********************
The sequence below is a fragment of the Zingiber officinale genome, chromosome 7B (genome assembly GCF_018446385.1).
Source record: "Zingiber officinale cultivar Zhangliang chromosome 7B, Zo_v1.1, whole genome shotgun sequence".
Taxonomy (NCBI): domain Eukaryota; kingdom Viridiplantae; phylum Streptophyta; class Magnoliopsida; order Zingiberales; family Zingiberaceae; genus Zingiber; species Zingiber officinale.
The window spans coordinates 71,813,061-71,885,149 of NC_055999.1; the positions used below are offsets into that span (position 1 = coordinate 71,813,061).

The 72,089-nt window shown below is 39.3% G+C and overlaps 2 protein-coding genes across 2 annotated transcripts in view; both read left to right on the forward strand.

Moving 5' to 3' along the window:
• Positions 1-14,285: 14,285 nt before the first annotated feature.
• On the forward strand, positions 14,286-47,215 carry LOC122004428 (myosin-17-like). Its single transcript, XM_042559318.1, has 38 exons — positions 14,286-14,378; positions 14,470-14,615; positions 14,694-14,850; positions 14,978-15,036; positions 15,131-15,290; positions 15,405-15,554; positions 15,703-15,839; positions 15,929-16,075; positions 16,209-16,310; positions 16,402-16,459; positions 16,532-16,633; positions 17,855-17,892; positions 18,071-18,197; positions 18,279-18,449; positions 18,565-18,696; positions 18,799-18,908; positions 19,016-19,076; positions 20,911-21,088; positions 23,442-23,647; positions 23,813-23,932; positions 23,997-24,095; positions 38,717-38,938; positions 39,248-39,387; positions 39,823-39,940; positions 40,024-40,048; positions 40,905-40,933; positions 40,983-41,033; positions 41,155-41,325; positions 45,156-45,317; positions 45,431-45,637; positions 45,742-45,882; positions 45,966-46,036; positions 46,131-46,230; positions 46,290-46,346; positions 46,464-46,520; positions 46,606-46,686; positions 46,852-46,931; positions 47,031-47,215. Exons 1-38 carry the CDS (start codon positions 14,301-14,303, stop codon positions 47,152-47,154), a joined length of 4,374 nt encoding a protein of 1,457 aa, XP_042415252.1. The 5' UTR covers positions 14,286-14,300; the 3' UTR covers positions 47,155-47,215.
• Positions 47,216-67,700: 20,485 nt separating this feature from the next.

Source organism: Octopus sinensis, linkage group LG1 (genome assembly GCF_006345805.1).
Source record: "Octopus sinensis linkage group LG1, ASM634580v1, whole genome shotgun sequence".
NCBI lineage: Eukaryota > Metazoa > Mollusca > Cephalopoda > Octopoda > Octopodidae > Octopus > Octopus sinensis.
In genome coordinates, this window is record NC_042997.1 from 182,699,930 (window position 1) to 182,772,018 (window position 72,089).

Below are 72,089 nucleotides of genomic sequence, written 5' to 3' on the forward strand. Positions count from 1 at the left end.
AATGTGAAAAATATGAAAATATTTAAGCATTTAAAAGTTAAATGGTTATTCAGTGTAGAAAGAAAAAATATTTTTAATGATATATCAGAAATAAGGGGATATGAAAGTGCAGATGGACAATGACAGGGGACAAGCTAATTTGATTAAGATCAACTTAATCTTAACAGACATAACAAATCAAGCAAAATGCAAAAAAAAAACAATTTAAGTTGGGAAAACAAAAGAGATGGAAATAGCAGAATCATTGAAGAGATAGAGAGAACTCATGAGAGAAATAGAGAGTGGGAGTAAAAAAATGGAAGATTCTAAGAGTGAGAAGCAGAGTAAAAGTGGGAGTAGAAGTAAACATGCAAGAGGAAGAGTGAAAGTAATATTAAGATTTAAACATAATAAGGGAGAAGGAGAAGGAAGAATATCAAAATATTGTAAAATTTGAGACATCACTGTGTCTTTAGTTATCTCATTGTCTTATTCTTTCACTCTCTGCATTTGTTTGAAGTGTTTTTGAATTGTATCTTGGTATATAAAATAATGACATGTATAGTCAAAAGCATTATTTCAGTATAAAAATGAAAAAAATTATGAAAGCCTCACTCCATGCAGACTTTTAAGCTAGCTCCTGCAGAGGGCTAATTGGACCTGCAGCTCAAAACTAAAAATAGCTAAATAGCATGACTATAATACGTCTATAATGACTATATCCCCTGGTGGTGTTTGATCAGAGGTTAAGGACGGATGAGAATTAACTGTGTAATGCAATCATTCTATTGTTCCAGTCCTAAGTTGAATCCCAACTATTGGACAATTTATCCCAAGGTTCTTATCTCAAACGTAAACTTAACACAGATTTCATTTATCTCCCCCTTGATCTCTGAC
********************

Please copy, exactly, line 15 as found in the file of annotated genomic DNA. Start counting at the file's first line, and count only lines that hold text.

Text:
AATGTGAAAAATATGAAAATATTTAAGCATTTAAAAGTTAAATGGTTATTCAGTGTAGAAAGAAAAAATATTTTTAATGATATATCAGAAATAAGGGGATATGAAAGTGCAGATGGACAATGACAGGGGACAAGCTAATTTGATTAAGATCAACTTAATCTTAACAGACATAACAAATCAAGCAAAATGCAAAAAAAAAACAATTTAAGTTGGGAAAACAAAAGAGATGGAAATAGCAGAATCATTGAAGAGATAGAGAGAACTCATGAGAGAAATAGAGAGTGGGAGTAAAAAAATGGAAGATTCTAAGAGTGAGAAGCAGAGTAAAAGTGGGAGTAGAAGTAAACATGCAAGAGGAAGAGTGAAAGTAATATTAAGATTTAAACATAATAAGGGAGAAGGAGAAGGAAGAATATCAAAATATTGTAAAATTTGAGACATCACTGTGTCTTTAGTTATCTCATTGTCTTATTCTTTCACTCTCTGCATTTGTTTGAAGTGTTTTTGAATTGTATCTTGGTATATAAAATAATGACATGTATAGTCAAAAGCATTATTTCAGTATAAAAATGAAAAAAATTATGAAAGCCTCACTCCATGCAGACTTTTAAGCTAGCTCCTGCAGAGGGCTAATTGGACCTGCAGCTCAAAACTAAAAATAGCTAAATAGCATGACTATAATACGTCTATAATGACTATATCCCCTGGTGGTGTTTGATCAGAGGTTAAGGACGGATGAGAATTAACTGTGTAATGCAATCATTCTATTGTTCCAGTCCTAAGTTGAATCCCAACTATTGGACAATTTATCCCAAGGTTCTTATCTCAAACGTAAACTTAACACAGATTTCATTTATCTCCCCCTTGATCTCTGAC